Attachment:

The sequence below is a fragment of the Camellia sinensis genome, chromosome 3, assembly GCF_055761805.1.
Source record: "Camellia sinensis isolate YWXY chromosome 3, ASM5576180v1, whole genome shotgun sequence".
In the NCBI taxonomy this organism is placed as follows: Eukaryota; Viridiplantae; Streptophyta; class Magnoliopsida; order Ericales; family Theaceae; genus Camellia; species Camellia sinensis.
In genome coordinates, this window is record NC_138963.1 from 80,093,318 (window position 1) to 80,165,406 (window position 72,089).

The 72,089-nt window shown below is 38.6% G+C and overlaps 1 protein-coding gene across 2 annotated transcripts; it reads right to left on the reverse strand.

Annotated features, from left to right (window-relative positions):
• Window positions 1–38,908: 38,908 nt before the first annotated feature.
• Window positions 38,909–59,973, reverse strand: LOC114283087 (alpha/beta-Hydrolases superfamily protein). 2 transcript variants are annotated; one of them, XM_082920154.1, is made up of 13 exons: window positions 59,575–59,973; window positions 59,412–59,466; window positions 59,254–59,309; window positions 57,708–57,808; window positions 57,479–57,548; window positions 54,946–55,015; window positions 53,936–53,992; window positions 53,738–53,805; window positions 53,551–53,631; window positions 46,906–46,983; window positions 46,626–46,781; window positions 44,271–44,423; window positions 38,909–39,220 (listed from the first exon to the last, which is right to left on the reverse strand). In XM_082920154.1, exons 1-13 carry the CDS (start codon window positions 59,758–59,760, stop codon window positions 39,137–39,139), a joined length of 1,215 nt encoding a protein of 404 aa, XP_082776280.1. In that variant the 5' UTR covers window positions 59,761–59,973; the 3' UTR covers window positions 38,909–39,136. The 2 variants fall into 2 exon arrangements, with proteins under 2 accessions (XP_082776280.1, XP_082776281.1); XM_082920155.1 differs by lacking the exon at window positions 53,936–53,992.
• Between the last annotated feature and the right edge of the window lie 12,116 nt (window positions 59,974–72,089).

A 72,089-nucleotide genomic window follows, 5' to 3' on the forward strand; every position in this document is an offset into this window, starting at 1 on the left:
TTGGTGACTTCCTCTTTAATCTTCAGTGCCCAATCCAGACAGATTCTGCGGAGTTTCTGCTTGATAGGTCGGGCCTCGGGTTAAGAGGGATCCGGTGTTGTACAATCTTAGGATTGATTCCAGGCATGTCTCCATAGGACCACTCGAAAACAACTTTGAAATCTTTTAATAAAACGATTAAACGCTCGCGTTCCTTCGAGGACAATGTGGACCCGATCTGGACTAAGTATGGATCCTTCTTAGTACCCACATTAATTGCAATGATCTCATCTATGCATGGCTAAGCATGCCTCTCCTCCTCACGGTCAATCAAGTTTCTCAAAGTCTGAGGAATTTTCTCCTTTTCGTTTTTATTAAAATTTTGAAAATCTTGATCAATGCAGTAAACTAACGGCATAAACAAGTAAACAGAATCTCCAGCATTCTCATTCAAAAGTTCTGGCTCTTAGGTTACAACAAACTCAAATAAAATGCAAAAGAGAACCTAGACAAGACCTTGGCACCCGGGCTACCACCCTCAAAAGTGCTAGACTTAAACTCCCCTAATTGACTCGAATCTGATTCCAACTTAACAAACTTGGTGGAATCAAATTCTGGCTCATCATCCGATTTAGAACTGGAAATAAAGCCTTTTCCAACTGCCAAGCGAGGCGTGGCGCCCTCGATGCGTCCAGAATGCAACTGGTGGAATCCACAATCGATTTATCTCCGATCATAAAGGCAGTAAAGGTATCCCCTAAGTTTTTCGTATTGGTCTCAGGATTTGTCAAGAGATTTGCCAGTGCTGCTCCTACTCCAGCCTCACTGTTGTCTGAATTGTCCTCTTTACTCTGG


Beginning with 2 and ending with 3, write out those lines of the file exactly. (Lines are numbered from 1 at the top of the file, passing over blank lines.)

Source record: "Camellia sinensis isolate YWXY chromosome 3, ASM5576180v1, whole genome shotgun sequence".
In the NCBI taxonomy this organism is placed as follows: Eukaryota; Viridiplantae; Streptophyta; class Magnoliopsida; order Ericales; family Theaceae; genus Camellia; species Camellia sinensis.